Thursday, February 16, 2012

A Success Story!

About 2 weeks ago in my last blog posting, I talked about one of the treatment options for painful morton's neuromas - a cortisone injection.  Those who may remember, the "patient" was myself.  I had been having moderate pain in my right foot from the neuroma, and it was getting worse.  I decided to inject my foot with Kenalog, a type of cortisone.  The purpose of the injection was to help to relieve pain, and hopefully cause some shrinking of the neuroma itself. 

After my injection, I noticed an immediate decrease in pain.  This was expected, since I also had included a local anesthetic in the injection.  After several hours, the local anesthetic wore off, and the pain came back just as bad as before.  This was to be expected, and I was not surprised.  I can see how this can be discouraging to patients though, which is why I warn them that he effects of the cortisone can take a few days to become evident.  When I woke up the next morning, I was pleased to find that my pain level was decreased by about 50%.  The next day, the pain was 100% resolved!  That was a welcome relief!  Since that time, I have not had any pain in my foot whatsoever!

The real question now is this:  How long will this pain relief last?  The honest answer to that question is that I really don't know.  In most cases from patients I have injected for this condition through the years I have been in practice, pain relief will last for several months.  I do have some patients who never have symptoms again, others will come back 6 months later stating the pain has returned.  I have no problem with giving injections a couple times per year on an ongoing basis to control symptoms.  However, if the symptoms come back more quickly, it's time to get more aggressive.  I, like my patients, am hoping for the best!  Look for further updates on this subject in the coming months!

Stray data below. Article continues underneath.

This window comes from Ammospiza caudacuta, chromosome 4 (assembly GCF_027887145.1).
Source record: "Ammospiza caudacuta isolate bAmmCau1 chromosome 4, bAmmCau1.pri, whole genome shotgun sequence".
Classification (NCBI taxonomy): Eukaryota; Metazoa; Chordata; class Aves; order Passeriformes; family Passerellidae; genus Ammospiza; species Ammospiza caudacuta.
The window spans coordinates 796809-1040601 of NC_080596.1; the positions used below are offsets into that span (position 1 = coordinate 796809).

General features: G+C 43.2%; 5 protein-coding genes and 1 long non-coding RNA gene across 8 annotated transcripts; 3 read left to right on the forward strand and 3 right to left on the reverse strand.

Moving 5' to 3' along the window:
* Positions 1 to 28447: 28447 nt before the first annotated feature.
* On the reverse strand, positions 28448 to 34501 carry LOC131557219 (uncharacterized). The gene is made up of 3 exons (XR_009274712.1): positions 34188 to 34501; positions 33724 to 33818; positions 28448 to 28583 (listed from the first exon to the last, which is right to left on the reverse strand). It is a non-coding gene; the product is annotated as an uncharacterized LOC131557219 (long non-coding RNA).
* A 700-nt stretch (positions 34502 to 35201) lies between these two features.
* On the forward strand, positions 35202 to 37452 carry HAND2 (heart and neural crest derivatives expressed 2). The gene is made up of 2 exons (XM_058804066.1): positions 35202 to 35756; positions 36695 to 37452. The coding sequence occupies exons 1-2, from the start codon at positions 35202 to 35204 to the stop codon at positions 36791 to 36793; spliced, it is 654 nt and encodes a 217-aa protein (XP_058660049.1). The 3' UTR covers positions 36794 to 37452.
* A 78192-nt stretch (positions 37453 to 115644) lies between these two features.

1. Hi Doctor
    I just saw your post, in the two years since then, has the pain returned and what happened?

    1. Thankfully, the pain so far has not returned in my case.

  2. I just saw a reply in the previous post saying that the symptoms did not return! Congrats.

    I have to say, I really thank you for being a service to the community. The effort you are taking to reply to everyone's comments is very commendable.

  3. Hi

    I had 2 cortisone shots in my right foot for 2 different MNs about 72 hours ago. While I am not experiencing pain, I am having a tingling feeling when I put pressure on the foot. Is this normal since it has not been that long since I had the injections and will it go away soon?

    Thank you

    1. This is not typical following an injection. It is possible that the needle irritated the nerve. I would suspect that the tingling feelings you are having will gradually go away over the coming days. Let your doctor know if this is not the case.

    2. Thanks so much for the reply. I really do appreciate your time. I am battling a MN between my 3rd and 4th toe as well as one right under my big toe. That one causes the whole ball of my foot to burn.

      I was able to play hockey this morning but should I be totally pain free after the 2 cortisone injections? I am not in pain as much as I still can slightly feel some of the prior symptoms. Am I just being impatient? I really thought that I wouldn't feel anything after the injections.

      My main goal is to avoid surgery but I'm not holding out much hope. As soon as I can no longer skate I am doing it.

      One last question. Is it worth trying the alcohol injections first? I'm a major wimp when it comes to shots but a bigger wimp with scalpels.

      Sorry to be so long winded but these things are a major PITA.

      Thanks again

    3. Unfortunately, sometimes injections do not give the amount of relief from symptoms that is desired. You did say you had improvement, so that is good! Only you can decide if the amount of discomfort you're having following the injections is enough to warrant additional treatment.

      Regarding the alcohol injections, I have done them, and have had some success, although I have not found them to be as consistently effective as other treatment options, at least in my hands. For those who may not know, alcohol injections are done in a series of up to 7 injections into the nerve. The alcohol is supposed to destroy the nerve permanently, thereby eliminating pain. I have also found that insurance coverage for this procedure is not universal, so you'll want to check with your insurance company beforehand so you'll know who's paying for the procedure. Finally, these injections tend to burn a bit more than cortisone injections - certainly not something that's excruciating, but I feel it's always nice to know what you're getting into. Good luck!